Business

Walmart picks Cayce for first Midlands market

A neighborhood Walmart is scheduled to open in Cayce at the site of a former auto dealer on Knox Abbott Drive. Though smaller than supercenters, the new store is likely to affect traffic in the area. 5/7/15
A neighborhood Walmart is scheduled to open in Cayce at the site of a former auto dealer on Knox Abbott Drive. Though smaller than supercenters, the new store is likely to affect traffic in the area. 5/7/15 tdominick@thestate.com

Retail giant Walmart is preparing to open its version of the local grocery, the first of its kind in the Midlands, at the site of a former auto dealership in Cayce.

A 8.3-acre site on Knox Abbott Drive would become home to a 40,000-square-foot “neighborhood market” flanked by a service station and 6,300-square-foot annex that could house up to four stores, plans submitted to city officials show.

The new Walmart will be a different outlet from what the company sought to open in Columbia in 2012, the development agent for both projects said last week. Work in Cayce is scheduled to start in late summer, with the store ready to open by the summer of 2016.

The Cayce plan is typical for Walmart’s local supermarkets, said Matt Sasser, an executive at the Atlanta development firm Bright-Meyers. His company often assists Walmart in opening new stores in the Southeast.

This location would be a quarter of the normal size of a 160,000-square-foot supercenter and 20,000 square feet smaller than the Columbia project, according to Walmart’s website.

The Cayce location would sell food and prescription medicine along with selected merchandise like health care and beauty products commonly available in other Midlands groceries, Sasser said.

Members of Cayce’s Planning Commission are reviewing the plan and could give it the green light as soon as May 18.

The go-ahead from that panel is all that’s required for redevelopment of most of a site once home to Love Chevrolet. A small piece would remain as an auto repair shop.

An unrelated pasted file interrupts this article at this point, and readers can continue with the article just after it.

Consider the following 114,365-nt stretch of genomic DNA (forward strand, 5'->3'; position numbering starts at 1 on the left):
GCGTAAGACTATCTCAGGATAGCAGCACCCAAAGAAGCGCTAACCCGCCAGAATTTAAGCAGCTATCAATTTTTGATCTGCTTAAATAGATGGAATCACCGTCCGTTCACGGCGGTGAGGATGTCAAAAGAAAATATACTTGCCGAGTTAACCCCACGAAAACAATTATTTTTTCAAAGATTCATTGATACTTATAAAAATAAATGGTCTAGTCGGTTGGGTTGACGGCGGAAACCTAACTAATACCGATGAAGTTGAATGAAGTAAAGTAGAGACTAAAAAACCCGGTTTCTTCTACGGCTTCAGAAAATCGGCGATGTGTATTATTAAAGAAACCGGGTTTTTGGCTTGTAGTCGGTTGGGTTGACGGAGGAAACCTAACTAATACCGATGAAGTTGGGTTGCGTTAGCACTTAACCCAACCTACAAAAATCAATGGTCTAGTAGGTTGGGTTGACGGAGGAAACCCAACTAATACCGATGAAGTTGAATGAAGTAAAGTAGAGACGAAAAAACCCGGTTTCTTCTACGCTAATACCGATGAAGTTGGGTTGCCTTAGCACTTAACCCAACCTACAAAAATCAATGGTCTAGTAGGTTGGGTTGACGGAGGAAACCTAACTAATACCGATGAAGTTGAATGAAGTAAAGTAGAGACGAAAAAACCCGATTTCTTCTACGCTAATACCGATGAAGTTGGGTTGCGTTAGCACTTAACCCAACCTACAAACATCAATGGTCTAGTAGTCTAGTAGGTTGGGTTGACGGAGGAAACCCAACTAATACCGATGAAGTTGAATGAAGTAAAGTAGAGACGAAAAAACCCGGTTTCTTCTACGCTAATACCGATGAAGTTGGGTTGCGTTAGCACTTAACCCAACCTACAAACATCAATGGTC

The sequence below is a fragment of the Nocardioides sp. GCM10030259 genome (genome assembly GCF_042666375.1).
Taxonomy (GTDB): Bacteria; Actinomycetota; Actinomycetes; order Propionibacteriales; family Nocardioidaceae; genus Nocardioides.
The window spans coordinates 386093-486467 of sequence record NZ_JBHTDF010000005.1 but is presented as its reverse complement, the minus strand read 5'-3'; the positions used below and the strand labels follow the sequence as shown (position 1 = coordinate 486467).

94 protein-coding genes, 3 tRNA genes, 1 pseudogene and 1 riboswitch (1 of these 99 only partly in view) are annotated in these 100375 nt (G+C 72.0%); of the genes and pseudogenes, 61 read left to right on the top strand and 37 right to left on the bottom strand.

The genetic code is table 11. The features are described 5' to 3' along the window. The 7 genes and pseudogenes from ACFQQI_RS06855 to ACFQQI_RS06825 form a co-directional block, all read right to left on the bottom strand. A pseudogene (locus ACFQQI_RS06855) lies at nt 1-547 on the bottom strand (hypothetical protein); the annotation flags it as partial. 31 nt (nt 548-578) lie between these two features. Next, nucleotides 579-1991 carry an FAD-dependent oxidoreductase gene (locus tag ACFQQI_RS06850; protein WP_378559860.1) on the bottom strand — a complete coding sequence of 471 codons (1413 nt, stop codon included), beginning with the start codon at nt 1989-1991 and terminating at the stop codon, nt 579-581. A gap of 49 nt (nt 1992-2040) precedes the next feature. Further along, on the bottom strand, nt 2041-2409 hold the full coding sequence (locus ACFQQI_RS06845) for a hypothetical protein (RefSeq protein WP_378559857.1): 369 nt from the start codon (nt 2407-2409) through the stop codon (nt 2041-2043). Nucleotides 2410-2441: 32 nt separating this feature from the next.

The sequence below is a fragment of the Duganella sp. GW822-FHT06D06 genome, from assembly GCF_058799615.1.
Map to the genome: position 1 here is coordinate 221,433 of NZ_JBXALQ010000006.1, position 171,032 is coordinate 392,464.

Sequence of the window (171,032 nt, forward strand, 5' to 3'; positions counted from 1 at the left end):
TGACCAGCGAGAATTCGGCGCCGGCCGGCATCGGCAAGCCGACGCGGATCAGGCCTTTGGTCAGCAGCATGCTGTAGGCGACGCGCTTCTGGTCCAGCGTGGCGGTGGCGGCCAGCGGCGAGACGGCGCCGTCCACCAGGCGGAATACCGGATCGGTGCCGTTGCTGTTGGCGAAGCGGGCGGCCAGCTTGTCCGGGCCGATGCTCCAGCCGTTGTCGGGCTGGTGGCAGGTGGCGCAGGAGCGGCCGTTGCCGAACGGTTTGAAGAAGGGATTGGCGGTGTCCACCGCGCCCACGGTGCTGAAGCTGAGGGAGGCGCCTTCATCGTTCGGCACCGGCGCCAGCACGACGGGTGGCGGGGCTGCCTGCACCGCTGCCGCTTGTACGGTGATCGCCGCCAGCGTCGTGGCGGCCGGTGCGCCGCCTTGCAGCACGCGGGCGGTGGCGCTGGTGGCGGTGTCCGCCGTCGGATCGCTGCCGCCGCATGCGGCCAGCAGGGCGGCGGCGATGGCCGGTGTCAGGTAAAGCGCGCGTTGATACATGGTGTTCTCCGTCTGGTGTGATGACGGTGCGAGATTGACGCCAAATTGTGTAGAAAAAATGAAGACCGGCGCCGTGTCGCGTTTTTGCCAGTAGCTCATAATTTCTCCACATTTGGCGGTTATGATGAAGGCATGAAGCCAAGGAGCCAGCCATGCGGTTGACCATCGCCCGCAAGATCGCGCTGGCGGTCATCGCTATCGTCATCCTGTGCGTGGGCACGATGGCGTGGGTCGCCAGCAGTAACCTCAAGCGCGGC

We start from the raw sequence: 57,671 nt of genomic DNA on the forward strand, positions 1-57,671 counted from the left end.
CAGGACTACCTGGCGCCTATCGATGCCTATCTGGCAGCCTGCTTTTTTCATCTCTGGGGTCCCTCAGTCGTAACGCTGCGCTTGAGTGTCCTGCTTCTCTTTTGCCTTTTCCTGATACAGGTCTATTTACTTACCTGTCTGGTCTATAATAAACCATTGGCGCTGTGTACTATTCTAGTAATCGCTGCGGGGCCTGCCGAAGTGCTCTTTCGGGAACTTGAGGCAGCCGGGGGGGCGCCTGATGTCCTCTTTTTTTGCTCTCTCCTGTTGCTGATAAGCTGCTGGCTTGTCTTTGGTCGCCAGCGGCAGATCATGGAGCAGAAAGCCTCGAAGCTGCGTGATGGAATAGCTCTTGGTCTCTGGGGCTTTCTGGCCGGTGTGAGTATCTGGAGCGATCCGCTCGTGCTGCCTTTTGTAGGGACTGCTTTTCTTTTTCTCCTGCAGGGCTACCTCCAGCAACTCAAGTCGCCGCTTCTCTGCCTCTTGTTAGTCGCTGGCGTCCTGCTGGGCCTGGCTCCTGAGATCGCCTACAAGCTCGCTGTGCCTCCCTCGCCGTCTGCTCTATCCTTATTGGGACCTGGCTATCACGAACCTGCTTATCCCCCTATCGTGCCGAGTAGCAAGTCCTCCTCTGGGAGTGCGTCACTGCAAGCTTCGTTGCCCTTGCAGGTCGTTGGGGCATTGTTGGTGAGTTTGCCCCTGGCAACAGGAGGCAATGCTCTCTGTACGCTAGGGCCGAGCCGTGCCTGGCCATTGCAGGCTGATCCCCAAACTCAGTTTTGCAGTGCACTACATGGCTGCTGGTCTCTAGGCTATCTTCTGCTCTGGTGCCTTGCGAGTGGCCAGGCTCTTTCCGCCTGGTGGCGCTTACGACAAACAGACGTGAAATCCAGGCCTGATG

Walmart officials could not be reached for comment on what’s planned in Cayce.

Initial hostility toward the project is fading, some neighborhood and local business leaders say.

That stemmed from a misconception that the site would become the seventh Walmart supercenter in the area, they said.

Supercenters are known for heavy traffic and sometimes hurting mom-and-pop stores. “It was a cry against that,” Gregg Pinner, executive director of the Metro West Chamber of Commerce, said of initial opposition.

The project differs significantly from the scaled-down version of a supercenter once part of an unsuccessful effort to redevelop Capital City Stadium a few miles east across the Congaree River in Columbia, Sasser said.

Walmart neighborhood markets emphasize groceries instead of a wide array of merchandise that includes food as the smaller supercenters do, he said.

Developers are trying to alleviate concern about worsening congestion on the main commercial thoroughfare in the Lexington County community of 13,000 residents.

Bright-Meyers is paying for installation of a four-way traffic signal at the curved intersection where Knox Abbott and Charleston Highway meet.

It’s a change that city officials say is overdue on a road estimated to carry an average of 24,500 vehicles daily.

“I trust their plans will be sufficient and enhance what are already needed improvements,” Mayor Elise Partin said.

Some merchants hope the Walmart store combines with a new apartment complex rising along the riverfront a mile east as new commercial anchors in the center of the community.

“All that should help,” said Chris Kueny, owner of Sub Station II restaurant.

Partin didn’t say whether she favors the project but noted the area is “in need of another grocery store. This will provide citizens with another option.”

City officials have little say over what happens at the site since it is a private deal in a commercial area. “Our role is limited,” Partin said.

Protests led city leaders in Columbia to scrap a Walmart at the stadium, which was possible because the property is publicly owned.

Some customers of the new neighborhood market are likely to come from neighborhoods along nearby 12th Street.

But Sasser said the site was chosen for more than that. It sits in a densely populated area with only one other supermarket nearby, he said.

Redevelopment of property that’s sat empty for a few years is a shot-in-the-arm locally, Pinner said.

“That was something we were all concerned about.”

Reach Flach at (803) 771-8483

Learn more

Members of the Cayce Planning Commission will review the proposal for the Walmart market at 6 p.m. May 18. The session will be at City Hall, 1800 12th St.

Public comment and questions are not allowed during the meeting under city rules.

  Comments